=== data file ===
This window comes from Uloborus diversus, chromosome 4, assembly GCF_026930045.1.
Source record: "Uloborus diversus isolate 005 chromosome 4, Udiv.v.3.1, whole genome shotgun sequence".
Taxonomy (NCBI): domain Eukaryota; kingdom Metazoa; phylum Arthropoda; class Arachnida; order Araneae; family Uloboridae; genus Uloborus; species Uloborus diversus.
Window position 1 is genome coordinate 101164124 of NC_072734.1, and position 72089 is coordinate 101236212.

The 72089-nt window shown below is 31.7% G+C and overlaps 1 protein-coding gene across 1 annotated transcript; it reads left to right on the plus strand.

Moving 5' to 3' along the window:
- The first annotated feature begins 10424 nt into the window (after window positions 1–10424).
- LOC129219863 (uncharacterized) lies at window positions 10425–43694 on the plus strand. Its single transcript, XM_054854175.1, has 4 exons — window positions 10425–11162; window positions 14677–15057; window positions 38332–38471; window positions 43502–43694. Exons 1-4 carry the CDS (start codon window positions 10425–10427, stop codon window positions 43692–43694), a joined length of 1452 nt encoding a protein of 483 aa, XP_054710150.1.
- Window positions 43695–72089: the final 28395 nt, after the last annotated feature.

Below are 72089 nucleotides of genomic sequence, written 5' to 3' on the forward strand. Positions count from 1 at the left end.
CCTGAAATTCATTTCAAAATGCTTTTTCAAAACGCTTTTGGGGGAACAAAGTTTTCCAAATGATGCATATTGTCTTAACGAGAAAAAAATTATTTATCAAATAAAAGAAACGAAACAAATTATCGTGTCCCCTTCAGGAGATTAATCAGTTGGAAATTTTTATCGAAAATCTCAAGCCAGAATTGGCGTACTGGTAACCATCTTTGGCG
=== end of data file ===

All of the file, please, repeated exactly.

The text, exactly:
This window comes from Uloborus diversus, chromosome 4, assembly GCF_026930045.1.
Source record: "Uloborus diversus isolate 005 chromosome 4, Udiv.v.3.1, whole genome shotgun sequence".
Taxonomy (NCBI): domain Eukaryota; kingdom Metazoa; phylum Arthropoda; class Arachnida; order Araneae; family Uloboridae; genus Uloborus; species Uloborus diversus.
Window position 1 is genome coordinate 101164124 of NC_072734.1, and position 72089 is coordinate 101236212.

The 72089-nt window shown below is 31.7% G+C and overlaps 1 protein-coding gene across 1 annotated transcript; it reads left to right on the plus strand.

Moving 5' to 3' along the window:
- The first annotated feature begins 10424 nt into the window (after window positions 1–10424).
- LOC129219863 (uncharacterized) lies at window positions 10425–43694 on the plus strand. Its single transcript, XM_054854175.1, has 4 exons — window positions 10425–11162; window positions 14677–15057; window positions 38332–38471; window positions 43502–43694. Exons 1-4 carry the CDS (start codon window positions 10425–10427, stop codon window positions 43692–43694), a joined length of 1452 nt encoding a protein of 483 aa, XP_054710150.1.
- Window positions 43695–72089: the final 28395 nt, after the last annotated feature.

Below are 72089 nucleotides of genomic sequence, written 5' to 3' on the forward strand. Positions count from 1 at the left end.
CCTGAAATTCATTTCAAAATGCTTTTTCAAAACGCTTTTGGGGGAACAAAGTTTTCCAAATGATGCATATTGTCTTAACGAGAAAAAAATTATTTATCAAATAAAAGAAACGAAACAAATTATCGTGTCCCCTTCAGGAGATTAATCAGTTGGAAATTTTTATCGAAAATCTCAAGCCAGAATTGGCGTACTGGTAACCATCTTTGGCG